European countries' chief rabbis, city rabbis and community leaders warned Sunday that Europe's Jews were subject to anti-Semitic persecution and anti-religious legislation, which prevented them from living a safe Jewish life in the continent.
They once again demanded the continent's leaders increase security around all Jewish institutions. meanwhile, they said they were not taking any risks and were preparing to defend themselves.
Rabbi Pinchas Goldschmidt, president of the Conference of European Rabbis, condemned the "horrific terror attack," which he said "is both sickening and a sign of the worsening extremism spreading across Europe."
Criticizing European leaders, Rabbi Goldschmidt said that "the Jewish community in Denmark is a microcosm of what is happening to Jewish communities across the continent. On the one hand they are under attack from extremist Muslims who see every Jew as a legitimate target, on the other hand, freedom of religion is curtailed by the government, religious slaughter has been forbidden and the parliament is in discussions about the future of religious circumcision.
"I truly hope that this latest attack will lead the people of Denmark to rally behind the Jewish community just as they did in 1943, securing the future of the community," he concluded.
'We demand increased security'
The European Jewish Association (EJA) was also shocked by the deadly terror attack at the Copenhagen’s great synagogue. The organization's general director, Rabbi Menachem Margolin, called upon European leaders to take action on terror against minority communities.
According to Rabbi Margolin, EU heads have a tendency to "bury their heads in the sand," and do not act sufficiently in order to prevent anti-Semitic attacks from taking place – both security wise and through education.
"We demand that European governments and EU institutions increase security around all Jewish institutions," Margolin added in a statement Sunday. "European leaders need to support us in fighting the battle on terror in our homeland," he said.
Rabbi Margolin emphasized that "unfortunately, the Danish government, like other governments across the continent, has not yet implemented the need to secure all Jewish institutions 24/7.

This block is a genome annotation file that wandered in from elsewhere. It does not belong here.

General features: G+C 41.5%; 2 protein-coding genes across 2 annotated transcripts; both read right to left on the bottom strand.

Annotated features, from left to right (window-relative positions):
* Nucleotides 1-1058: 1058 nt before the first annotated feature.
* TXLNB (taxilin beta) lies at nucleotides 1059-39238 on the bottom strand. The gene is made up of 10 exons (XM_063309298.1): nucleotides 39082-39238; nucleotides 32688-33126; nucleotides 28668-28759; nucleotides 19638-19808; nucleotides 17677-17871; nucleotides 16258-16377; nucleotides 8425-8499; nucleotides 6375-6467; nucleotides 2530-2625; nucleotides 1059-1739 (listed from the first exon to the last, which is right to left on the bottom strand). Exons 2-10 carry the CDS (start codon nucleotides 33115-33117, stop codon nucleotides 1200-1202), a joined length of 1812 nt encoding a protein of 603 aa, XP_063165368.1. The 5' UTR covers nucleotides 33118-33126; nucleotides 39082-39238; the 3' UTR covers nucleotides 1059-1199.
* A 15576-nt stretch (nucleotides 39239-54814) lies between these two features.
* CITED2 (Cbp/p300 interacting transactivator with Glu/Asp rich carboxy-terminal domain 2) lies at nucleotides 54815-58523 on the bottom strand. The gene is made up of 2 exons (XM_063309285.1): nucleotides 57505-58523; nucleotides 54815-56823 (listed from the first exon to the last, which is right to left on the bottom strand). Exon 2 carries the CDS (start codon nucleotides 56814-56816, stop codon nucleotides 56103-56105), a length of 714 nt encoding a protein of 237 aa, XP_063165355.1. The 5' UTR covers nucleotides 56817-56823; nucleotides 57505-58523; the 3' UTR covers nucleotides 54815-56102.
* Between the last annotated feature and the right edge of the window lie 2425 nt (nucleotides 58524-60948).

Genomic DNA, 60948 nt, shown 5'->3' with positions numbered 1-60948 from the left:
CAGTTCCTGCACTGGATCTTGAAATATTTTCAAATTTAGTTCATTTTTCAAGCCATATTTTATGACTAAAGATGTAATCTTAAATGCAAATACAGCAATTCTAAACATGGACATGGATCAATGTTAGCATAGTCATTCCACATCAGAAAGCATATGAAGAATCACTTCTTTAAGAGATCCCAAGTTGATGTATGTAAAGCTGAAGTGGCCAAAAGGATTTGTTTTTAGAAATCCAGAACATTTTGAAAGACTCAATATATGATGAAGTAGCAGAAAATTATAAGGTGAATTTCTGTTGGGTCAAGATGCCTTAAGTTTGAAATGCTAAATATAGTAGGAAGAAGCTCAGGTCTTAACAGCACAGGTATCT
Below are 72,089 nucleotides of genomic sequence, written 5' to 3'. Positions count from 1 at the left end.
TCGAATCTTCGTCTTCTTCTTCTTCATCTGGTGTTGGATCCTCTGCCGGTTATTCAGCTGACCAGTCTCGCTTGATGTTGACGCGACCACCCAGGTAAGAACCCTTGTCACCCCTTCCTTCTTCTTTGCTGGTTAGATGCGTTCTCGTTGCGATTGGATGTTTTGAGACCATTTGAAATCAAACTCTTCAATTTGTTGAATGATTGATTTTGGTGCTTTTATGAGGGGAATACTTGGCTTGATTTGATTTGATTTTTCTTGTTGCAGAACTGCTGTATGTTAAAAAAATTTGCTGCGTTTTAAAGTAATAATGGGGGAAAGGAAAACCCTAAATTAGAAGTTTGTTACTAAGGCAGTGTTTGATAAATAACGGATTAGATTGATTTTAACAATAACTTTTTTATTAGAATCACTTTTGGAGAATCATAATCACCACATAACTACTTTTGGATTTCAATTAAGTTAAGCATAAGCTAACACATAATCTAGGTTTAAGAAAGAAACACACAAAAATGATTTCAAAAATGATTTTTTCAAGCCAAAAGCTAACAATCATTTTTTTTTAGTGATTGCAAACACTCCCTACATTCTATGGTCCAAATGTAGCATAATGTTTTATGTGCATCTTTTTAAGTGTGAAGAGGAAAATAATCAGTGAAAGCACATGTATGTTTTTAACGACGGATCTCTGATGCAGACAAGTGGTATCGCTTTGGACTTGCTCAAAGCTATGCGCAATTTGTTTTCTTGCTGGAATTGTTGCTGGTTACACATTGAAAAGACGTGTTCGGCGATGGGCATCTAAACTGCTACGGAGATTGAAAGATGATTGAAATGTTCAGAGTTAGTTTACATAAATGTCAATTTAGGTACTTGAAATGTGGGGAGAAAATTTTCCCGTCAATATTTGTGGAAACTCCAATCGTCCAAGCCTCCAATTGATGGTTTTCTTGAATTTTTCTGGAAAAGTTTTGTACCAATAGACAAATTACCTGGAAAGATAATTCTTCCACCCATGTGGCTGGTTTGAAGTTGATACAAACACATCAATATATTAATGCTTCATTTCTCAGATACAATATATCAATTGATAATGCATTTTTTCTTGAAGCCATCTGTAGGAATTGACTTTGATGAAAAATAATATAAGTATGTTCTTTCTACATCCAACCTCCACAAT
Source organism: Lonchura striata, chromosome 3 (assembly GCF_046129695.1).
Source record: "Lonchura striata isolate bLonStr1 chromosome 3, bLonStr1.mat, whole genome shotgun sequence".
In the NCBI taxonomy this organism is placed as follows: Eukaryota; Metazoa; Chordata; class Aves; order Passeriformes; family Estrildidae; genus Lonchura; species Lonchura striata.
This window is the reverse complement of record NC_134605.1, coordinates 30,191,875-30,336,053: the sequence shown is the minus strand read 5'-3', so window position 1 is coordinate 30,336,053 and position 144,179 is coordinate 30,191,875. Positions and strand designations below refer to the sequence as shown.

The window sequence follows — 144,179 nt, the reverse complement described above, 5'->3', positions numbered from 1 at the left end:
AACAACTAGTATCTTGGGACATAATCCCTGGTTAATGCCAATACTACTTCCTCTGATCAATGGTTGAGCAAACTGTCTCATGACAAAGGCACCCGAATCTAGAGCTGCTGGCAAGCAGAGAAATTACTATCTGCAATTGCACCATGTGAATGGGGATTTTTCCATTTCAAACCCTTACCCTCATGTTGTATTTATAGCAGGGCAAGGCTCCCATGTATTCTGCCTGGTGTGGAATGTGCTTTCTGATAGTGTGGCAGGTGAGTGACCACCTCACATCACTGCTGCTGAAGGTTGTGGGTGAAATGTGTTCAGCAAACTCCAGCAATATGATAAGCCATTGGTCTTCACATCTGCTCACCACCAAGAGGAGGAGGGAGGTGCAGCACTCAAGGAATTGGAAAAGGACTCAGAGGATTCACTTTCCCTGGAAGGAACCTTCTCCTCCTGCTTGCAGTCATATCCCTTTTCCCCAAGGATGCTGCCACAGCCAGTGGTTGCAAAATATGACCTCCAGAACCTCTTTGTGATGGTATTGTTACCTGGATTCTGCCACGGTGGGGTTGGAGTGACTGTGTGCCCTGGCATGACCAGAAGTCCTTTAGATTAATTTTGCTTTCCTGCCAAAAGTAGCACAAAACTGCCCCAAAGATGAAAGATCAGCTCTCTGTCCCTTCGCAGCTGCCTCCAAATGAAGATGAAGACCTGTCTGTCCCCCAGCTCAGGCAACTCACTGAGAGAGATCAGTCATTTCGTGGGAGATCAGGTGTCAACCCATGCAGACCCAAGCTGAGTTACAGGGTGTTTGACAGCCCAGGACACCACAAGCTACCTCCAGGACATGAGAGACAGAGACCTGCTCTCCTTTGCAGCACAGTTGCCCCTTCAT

"It is only because of the earlier shooting that took place in the Copenhagen café that police sent several officers to the synagogue, and they were able to return fire and chase the shooter," he added. "But the fact is that prior to the earlier incident, there were no police in the synagogue, and the unarmed security guard could have not prevented the terrorist from entering the synagogue and causing even more deaths."
Margolin called upon Muslim leaders across Europe, many of whom promote mutual respect between all faiths, to speak out loudly and firmly against extremism and bloodshed committed supposedly in the name of religion.
He noted that in the aftermath of this latest attack, the EJA’s planned seminar next week in Prague, which will bring together dozens of rabbis and Jewish community leaders from across the continent, would offer training in basic self-defense and first aid.
"The alarms were already sounded last August when a Jewish school in Copenhagen was stoned and sprayed with anti-Semitic graffiti,” the EJA director said of Saturday's attack.
"We call on European Governments, as well as EU institutions, to heed our calls for the establishment of a Pan-European task force in order to increase security around Jewish institutions and enhance education against the rampant anti-Semitism."